London's Financial Times reports that the second-largest U.S. mortgage servicer, Wells Fargo, flew under the radar for weeks, as several megabanks were scrutinized for failing to adhere to the law when pushing their foreclosure paperwork. As the scandal unraveled, Bank of America, JPMorgan Chase, and GMAC halted foreclosures in order to review their procedures. But not Wells Fargo, despite a deposition by a loan officer who conceded to signing as many as 500 foreclosure-related papers in a single day for the bank, after verifying only that her name and title appeared correctly.
Confessions like that, along with practices such as "robosigning," in which electronic signatures are used (via the Dallas Morning News), and the employment of "'Burger King kids'—walk-in hires who were so inexperienced they barely knew what a mortgage was" (via The New York Times)—have spawned myriad questions, and now a major investigation.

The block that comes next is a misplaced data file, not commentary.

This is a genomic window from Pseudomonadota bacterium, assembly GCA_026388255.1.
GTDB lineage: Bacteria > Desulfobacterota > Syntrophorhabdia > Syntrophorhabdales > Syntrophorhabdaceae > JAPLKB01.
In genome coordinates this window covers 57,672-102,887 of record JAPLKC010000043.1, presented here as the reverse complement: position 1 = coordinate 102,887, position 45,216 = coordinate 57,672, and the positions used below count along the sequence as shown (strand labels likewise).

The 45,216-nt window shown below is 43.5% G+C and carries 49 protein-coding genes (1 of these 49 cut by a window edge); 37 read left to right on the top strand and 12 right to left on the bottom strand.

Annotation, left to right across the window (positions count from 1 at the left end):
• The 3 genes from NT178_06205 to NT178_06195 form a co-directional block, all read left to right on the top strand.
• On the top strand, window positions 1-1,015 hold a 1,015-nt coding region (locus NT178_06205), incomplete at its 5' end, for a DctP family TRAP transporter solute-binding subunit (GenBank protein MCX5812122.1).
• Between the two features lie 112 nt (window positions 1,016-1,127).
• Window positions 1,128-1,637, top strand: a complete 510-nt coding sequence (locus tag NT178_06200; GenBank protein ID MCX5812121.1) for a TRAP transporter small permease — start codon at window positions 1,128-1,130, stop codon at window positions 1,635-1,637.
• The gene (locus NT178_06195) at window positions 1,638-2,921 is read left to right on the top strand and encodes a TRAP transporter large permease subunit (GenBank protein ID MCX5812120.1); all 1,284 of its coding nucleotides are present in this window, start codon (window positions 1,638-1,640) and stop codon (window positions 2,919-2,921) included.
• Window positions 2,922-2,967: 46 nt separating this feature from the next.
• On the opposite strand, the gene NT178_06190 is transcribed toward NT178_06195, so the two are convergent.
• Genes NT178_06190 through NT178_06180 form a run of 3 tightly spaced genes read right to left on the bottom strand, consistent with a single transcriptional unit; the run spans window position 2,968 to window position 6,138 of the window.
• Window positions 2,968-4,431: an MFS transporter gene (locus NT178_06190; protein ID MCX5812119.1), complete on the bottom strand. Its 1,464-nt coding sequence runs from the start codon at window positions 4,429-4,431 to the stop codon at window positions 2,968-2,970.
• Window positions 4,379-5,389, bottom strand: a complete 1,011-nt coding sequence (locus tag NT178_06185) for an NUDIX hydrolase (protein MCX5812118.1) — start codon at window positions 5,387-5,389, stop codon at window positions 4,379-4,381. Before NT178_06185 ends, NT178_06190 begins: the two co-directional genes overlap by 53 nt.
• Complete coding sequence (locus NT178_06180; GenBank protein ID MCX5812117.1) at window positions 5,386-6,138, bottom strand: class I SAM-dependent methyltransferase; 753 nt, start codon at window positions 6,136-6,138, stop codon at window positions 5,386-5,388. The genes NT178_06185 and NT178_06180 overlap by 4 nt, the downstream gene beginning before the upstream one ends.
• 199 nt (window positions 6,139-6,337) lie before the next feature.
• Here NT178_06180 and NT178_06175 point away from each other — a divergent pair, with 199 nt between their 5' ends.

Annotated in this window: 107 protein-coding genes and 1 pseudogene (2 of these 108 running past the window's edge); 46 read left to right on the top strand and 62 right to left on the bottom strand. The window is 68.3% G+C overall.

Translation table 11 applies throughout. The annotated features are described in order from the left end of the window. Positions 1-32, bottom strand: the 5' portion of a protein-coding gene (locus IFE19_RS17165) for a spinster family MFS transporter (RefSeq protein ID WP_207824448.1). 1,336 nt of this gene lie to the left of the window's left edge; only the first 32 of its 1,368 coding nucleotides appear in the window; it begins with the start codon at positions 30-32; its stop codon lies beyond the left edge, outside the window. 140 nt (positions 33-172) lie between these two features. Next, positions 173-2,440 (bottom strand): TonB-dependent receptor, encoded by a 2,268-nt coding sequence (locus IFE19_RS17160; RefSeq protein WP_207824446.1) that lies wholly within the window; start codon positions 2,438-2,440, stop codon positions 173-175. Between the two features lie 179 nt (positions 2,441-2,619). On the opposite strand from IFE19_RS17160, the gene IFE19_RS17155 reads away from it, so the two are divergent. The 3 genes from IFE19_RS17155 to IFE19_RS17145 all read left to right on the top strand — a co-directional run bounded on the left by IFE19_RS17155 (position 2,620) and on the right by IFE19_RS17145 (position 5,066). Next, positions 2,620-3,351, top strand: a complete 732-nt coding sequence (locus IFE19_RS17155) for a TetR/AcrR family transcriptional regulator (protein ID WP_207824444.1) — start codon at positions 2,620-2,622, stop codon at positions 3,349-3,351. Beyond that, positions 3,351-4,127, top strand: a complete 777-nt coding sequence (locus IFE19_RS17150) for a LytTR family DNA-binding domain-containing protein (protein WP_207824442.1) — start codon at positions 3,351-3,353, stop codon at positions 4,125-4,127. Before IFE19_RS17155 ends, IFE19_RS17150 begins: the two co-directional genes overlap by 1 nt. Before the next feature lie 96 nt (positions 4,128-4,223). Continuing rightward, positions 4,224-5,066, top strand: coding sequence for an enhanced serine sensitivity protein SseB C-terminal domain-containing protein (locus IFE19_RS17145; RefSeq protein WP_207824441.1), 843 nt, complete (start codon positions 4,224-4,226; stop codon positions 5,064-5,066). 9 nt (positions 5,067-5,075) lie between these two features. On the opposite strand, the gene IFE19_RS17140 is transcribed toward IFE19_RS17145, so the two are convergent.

Yesterday, Colorado joined a coalition of 50 states and the District of Columbia to call on lenders to halt foreclosures and to guarantee the process is fair and accurate, reports the Denver Business Journal. "I signed onto this multistate effort for the fundamental reason that we need to ensure the integrity of Colorado's foreclosure process," says Colorado Attorney General John Suthers.
Colorado coal mining sits at a crossroads.
The Mile High Holidays: A Local Gift Guide
Meet the principal of Columbine High School.
Everything you need to know about Colorado's grand experiment with legalized recreational...
Colorado has pumped nearly $25 million into mental health crisis care since the Aurora theater...